The ABS now estimates Australia has 10¼ million dwellings. 


Finally, someone will always write somewhere that dwelling transfers are at record lows - but the figures are preliminary, and as ever will be revised up next quarter.

Finger on the button

The Reserve Bank's March 2019 Minutes suggested that the Board is teetering closer to the brink of rate cuts.

Closer reading of the Minutes is succinctly explained by Ricardo here.

Although logically it'd surely take more than one weak jobs figure to trigger a change of stance. 

US stocks have uncrashed

Interesting moves.


Not from from record highs now.

Monday, 18 March 2019

Somerset Storyfest

New book launch

I'm speaking at the Somerset Storyfest this week to launch my new book.

I'll be kicking off with a financial literacy breakfast, where I'll be speaking with Felicity Cooper of Cooper Wealth Management, winner of the FPA's prestigious Financial Planner of the Year award in 2018. 

And then I'll be speaking to children from dozens of schools through the week.

You can get a copy of my new book from Boffins BooksBook DepositoryBooktopia, Dymocks...well, you know the rest!



Saturday, 16 March 2019

Brisbane housing market update

I take a look at some of the latest trends we've been seeing in this short piece here.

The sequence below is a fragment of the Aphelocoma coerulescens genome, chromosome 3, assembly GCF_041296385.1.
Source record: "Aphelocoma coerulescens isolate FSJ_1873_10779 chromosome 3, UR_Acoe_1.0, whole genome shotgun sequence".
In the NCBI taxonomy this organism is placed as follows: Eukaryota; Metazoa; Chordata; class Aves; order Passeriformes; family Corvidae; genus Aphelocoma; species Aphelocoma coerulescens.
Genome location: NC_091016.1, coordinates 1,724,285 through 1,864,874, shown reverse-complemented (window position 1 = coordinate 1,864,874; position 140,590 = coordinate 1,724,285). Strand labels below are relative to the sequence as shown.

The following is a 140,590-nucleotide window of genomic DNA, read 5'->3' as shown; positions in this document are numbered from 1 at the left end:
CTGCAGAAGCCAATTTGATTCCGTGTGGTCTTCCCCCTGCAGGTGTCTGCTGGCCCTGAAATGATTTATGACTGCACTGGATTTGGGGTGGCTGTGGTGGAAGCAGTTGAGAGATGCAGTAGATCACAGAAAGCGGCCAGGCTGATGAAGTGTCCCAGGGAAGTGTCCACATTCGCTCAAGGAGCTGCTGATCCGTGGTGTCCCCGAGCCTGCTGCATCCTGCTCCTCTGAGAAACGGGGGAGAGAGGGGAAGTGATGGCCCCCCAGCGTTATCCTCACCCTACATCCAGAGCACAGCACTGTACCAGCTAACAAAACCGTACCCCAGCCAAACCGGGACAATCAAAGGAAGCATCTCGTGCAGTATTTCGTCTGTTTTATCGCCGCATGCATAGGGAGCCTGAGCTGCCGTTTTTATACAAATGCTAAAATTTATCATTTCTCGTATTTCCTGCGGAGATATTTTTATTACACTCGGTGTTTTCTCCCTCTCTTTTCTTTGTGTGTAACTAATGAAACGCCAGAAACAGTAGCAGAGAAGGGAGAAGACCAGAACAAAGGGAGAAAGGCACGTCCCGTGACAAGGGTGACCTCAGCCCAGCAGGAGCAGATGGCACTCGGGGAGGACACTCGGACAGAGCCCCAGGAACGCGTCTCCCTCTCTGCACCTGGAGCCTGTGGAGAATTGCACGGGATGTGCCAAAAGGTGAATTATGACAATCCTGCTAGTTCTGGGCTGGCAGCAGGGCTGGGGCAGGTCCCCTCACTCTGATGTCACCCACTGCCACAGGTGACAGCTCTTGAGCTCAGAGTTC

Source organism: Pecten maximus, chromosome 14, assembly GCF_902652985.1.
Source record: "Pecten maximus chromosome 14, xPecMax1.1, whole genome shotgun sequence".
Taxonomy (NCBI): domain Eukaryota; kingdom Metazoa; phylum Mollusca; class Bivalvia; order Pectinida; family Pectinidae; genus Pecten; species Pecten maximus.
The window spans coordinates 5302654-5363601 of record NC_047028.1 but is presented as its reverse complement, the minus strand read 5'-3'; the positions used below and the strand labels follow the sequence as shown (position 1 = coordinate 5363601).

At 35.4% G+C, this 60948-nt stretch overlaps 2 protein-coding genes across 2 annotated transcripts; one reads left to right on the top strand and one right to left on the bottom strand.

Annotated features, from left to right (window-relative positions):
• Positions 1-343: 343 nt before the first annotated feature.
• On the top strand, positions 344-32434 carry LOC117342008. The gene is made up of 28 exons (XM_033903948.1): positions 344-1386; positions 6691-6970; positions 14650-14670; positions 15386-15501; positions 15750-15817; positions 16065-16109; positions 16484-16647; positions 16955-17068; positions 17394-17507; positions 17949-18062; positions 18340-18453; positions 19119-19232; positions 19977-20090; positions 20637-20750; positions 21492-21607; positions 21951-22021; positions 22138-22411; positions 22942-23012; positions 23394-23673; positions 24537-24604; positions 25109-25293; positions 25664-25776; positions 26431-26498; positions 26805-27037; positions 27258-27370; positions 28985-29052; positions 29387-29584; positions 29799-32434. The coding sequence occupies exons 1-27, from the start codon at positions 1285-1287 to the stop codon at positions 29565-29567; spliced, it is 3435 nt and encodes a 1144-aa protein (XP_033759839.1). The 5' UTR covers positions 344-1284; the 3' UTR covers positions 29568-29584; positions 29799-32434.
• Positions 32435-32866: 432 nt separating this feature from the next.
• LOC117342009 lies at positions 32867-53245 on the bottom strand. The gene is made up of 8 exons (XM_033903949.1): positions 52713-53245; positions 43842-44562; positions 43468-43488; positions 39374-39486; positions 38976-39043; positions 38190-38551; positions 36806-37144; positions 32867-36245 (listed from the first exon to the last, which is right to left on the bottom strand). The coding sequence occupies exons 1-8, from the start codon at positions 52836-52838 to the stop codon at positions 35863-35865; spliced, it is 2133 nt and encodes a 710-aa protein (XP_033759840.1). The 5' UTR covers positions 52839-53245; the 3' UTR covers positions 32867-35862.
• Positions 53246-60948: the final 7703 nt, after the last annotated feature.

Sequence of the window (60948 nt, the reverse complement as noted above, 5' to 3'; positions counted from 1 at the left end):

You can download a free buying guide here.

Case for rate cuts continues to build

More call for cuts

'Westpac’s forecast for RBA rate cuts in 2019 has gained significant support over the last week' noted Matthew Hassan, Senior Economist at Westpac. 

Indeed it has. 

Business and consumer confidence readings both weakened, confirming that the slowdown in the economy in the second half of 2018 is beginning to impact on decisions in 2019, including the willingness of businesses to hire and invest. 

Weakening household financial confidence is likely to be detrimental to decisions, and the survey detail for retail looks to be rather woeful. 

The Reserve Bank will also have to revise down its optimistic growth forecasts in the next SOMP. 

Jobs figures are key

The coming week's labour force figures therefore take on additional importance.